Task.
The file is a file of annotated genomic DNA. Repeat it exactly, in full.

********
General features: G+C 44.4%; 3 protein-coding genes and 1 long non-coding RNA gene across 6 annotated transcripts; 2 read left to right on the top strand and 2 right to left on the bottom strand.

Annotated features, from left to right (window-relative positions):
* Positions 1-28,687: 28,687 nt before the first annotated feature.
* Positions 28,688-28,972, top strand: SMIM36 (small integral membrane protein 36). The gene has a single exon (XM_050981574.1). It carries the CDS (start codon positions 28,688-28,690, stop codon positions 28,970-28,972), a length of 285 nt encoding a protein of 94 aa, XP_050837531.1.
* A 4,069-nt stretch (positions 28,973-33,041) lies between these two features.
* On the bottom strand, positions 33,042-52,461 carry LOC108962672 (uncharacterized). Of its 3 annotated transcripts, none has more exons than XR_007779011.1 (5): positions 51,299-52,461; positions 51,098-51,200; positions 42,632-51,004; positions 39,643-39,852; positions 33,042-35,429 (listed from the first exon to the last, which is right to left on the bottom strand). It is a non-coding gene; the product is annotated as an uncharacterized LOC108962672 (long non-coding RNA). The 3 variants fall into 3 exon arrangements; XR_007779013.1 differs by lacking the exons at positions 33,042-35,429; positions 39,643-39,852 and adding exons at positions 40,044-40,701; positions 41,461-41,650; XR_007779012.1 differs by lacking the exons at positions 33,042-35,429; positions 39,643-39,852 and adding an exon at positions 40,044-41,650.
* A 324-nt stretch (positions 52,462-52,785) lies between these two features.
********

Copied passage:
General features: G+C 44.4%; 3 protein-coding genes and 1 long non-coding RNA gene across 6 annotated transcripts; 2 read left to right on the top strand and 2 right to left on the bottom strand.

Annotated features, from left to right (window-relative positions):
* Positions 1-28,687: 28,687 nt before the first annotated feature.
* Positions 28,688-28,972, top strand: SMIM36 (small integral membrane protein 36). The gene has a single exon (XM_050981574.1). It carries the CDS (start codon positions 28,688-28,690, stop codon positions 28,970-28,972), a length of 285 nt encoding a protein of 94 aa, XP_050837531.1.
* A 4,069-nt stretch (positions 28,973-33,041) lies between these two features.
* On the bottom strand, positions 33,042-52,461 carry LOC108962672 (uncharacterized). Of its 3 annotated transcripts, none has more exons than XR_007779011.1 (5): positions 51,299-52,461; positions 51,098-51,200; positions 42,632-51,004; positions 39,643-39,852; positions 33,042-35,429 (listed from the first exon to the last, which is right to left on the bottom strand). It is a non-coding gene; the product is annotated as an uncharacterized LOC108962672 (long non-coding RNA). The 3 variants fall into 3 exon arrangements; XR_007779013.1 differs by lacking the exons at positions 33,042-35,429; positions 39,643-39,852 and adding exons at positions 40,044-40,701; positions 41,461-41,650; XR_007779012.1 differs by lacking the exons at positions 33,042-35,429; positions 39,643-39,852 and adding an exon at positions 40,044-41,650.
* A 324-nt stretch (positions 52,462-52,785) lies between these two features.